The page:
Dozens more bodies have washed up on the banks of the Ganges in northern India as the country struggles with a second Covid wave.
More than 50 bodies have been discovered in Gahmar, Uttar Pradesh over the past few days.
It is not known how any of the the bodies got there, but it is thought they are Covid-19 victims.
On Tuesday, a local journalist told BBC Hindi that bodies have been washing up on embankments in the village of Gahmar for several days.
Locals claimed they had been complaining about the smell for the past few days but authorities had only taken action upon hearing the news about the bodies found downstream in the state of Bihar on Monday.
Police in Gahmar have been pulling bodies out of the river with sticks. About 25-30 heavily decomposed bodies have been pulled out and buried since midnight.
Ghazipur District Magistrate MP Singh said an investigation has been launched into how the bodies got there, NDTV reports.
“We got the information, our officers are present on the spot and an investigation is underway. We are trying to find out where they came from,” he said.
On Monday, officials confirmed at least 40 bodies had washed up on the banks of the river on the border between Bihar and Uttar Pradesh states.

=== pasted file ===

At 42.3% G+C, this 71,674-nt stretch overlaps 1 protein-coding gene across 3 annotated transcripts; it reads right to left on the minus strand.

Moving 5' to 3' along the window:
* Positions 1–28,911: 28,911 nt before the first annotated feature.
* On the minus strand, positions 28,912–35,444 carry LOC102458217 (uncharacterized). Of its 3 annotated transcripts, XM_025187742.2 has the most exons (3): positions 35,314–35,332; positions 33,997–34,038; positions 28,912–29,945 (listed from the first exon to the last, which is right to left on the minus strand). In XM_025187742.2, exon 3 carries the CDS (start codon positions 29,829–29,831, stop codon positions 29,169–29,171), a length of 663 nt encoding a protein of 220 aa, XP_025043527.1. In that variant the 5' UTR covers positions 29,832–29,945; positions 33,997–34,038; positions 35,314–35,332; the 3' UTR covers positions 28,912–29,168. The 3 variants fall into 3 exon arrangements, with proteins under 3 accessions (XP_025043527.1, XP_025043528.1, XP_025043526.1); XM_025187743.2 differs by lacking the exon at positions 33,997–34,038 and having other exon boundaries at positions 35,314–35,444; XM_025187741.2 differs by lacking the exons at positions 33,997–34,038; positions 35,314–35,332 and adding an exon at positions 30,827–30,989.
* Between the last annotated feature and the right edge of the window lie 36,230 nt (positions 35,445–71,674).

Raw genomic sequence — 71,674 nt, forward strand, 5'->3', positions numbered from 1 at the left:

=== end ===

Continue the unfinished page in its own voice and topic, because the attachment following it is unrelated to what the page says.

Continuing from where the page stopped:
Some media reports said as many as 100 bodies had been found, and that their condition suggested they may have been in the river for several days.
An official said the remains would be buried or cremated.
A second wave of the virus is ravaging parts of India, with deaths rising significantly in recent weeks. Most of the country’s crematoriums have run out of spaces.
India is now the epicentre of the global pandemic and has recorded more than 22 million cases and 249,992 deaths.
However experts believe the real death toll could be far higher.
This is not the first time bodies have floated up in rivers in India during a pandemic.
“The River Ganga was swollen with dead bodies”, the famous Hindi language writer and poet, Suryakant Tripathi, better known as Nirala, wrote about the 1918 outbreak of Spanish flu in his village in a province which is now India’s Uttar Pradesh state.
The writer himself lost his wife and members of his family to the flu, which killed between 17 and 18 million in India alone, more than all the casualties in the World Wars.
A report on the pandemic by British official Norman White reported that “numberless bodies were thrown into the rivers of the province” since supplies of firewood to cremate were scarce.
“The Ganga, lifeline of major civilisations, flowed with death in its midst. So great was the problem that, along with managing the flu, medical authorities had to ensure that water purification systems of cities along the clogged rivers worked well and that no harm was done by this ‘most objectionable practice,'” writes Chinmay Tumbe, an economist, in his book The Age of Pandemics.